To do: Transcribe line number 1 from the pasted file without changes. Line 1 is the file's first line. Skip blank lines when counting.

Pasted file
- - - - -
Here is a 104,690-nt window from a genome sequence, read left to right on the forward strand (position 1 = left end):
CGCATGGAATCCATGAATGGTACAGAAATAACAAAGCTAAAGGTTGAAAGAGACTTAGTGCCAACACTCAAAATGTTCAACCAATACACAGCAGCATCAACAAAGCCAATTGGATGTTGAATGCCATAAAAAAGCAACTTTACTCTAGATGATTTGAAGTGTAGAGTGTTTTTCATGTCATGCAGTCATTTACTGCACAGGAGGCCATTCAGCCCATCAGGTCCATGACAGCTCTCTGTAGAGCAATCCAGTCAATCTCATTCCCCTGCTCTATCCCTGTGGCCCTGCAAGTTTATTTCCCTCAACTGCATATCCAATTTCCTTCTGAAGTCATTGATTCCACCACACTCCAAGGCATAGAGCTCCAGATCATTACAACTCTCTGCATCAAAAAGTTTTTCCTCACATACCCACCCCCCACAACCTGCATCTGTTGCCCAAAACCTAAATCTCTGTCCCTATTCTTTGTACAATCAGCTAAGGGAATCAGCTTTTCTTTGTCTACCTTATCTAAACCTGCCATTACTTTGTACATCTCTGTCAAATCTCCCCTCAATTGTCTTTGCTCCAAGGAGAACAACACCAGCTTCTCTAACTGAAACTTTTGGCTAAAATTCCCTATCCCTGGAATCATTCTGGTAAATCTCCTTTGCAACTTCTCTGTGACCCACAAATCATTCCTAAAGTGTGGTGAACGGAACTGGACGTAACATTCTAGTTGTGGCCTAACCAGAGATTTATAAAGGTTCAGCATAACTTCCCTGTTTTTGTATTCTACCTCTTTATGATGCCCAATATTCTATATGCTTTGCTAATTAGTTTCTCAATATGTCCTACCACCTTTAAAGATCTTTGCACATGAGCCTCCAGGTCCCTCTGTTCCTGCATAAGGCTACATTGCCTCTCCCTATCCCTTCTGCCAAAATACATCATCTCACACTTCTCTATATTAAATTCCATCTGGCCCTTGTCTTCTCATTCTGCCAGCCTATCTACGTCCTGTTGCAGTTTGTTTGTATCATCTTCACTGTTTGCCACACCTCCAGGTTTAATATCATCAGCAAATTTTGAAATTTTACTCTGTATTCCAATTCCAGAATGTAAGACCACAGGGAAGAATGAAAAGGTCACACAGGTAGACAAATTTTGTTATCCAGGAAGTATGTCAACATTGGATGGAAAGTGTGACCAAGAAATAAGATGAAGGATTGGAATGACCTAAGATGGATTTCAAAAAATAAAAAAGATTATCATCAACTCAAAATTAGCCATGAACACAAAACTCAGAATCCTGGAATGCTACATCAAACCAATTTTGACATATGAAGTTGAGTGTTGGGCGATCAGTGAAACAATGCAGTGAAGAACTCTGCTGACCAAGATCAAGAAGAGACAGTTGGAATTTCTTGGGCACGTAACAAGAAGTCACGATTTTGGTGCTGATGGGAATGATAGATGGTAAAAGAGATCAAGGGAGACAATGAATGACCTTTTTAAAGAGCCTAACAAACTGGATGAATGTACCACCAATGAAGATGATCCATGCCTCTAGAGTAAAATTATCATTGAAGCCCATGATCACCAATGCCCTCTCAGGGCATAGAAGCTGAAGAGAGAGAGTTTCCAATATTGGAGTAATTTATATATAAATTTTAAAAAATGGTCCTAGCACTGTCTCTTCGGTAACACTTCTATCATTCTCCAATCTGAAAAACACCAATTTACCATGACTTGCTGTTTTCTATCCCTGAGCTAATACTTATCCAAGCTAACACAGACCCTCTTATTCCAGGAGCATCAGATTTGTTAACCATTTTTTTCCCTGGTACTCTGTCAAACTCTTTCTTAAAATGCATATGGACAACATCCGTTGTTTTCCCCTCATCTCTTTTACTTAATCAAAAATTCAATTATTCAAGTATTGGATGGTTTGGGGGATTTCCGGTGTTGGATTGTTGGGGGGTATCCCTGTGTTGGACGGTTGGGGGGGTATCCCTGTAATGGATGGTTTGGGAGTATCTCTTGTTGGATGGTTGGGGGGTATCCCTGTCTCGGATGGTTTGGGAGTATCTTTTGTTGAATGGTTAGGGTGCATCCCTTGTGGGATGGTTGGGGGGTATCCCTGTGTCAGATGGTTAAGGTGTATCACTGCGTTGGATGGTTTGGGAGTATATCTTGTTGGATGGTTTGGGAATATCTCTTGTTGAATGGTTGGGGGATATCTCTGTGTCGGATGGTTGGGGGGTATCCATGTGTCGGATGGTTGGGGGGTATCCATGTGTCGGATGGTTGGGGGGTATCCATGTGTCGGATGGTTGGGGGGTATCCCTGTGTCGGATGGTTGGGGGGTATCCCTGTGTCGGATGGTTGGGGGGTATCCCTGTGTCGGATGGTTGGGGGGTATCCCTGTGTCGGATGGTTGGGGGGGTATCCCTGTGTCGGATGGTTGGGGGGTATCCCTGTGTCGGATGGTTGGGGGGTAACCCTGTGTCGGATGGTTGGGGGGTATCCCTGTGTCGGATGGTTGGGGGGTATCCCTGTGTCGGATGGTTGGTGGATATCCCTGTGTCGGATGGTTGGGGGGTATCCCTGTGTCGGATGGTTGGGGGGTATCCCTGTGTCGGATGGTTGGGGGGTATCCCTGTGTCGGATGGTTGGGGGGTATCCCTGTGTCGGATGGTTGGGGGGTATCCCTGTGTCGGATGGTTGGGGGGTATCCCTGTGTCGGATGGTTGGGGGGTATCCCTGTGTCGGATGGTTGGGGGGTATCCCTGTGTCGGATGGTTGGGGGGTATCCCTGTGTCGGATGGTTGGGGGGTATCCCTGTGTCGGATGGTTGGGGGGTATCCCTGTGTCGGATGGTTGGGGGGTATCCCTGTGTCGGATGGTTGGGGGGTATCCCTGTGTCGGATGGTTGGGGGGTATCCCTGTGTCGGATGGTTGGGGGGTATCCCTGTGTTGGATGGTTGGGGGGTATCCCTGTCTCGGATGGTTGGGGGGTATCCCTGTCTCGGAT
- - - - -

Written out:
Here is a 104,690-nt window from a genome sequence, read left to right on the forward strand (position 1 = left end):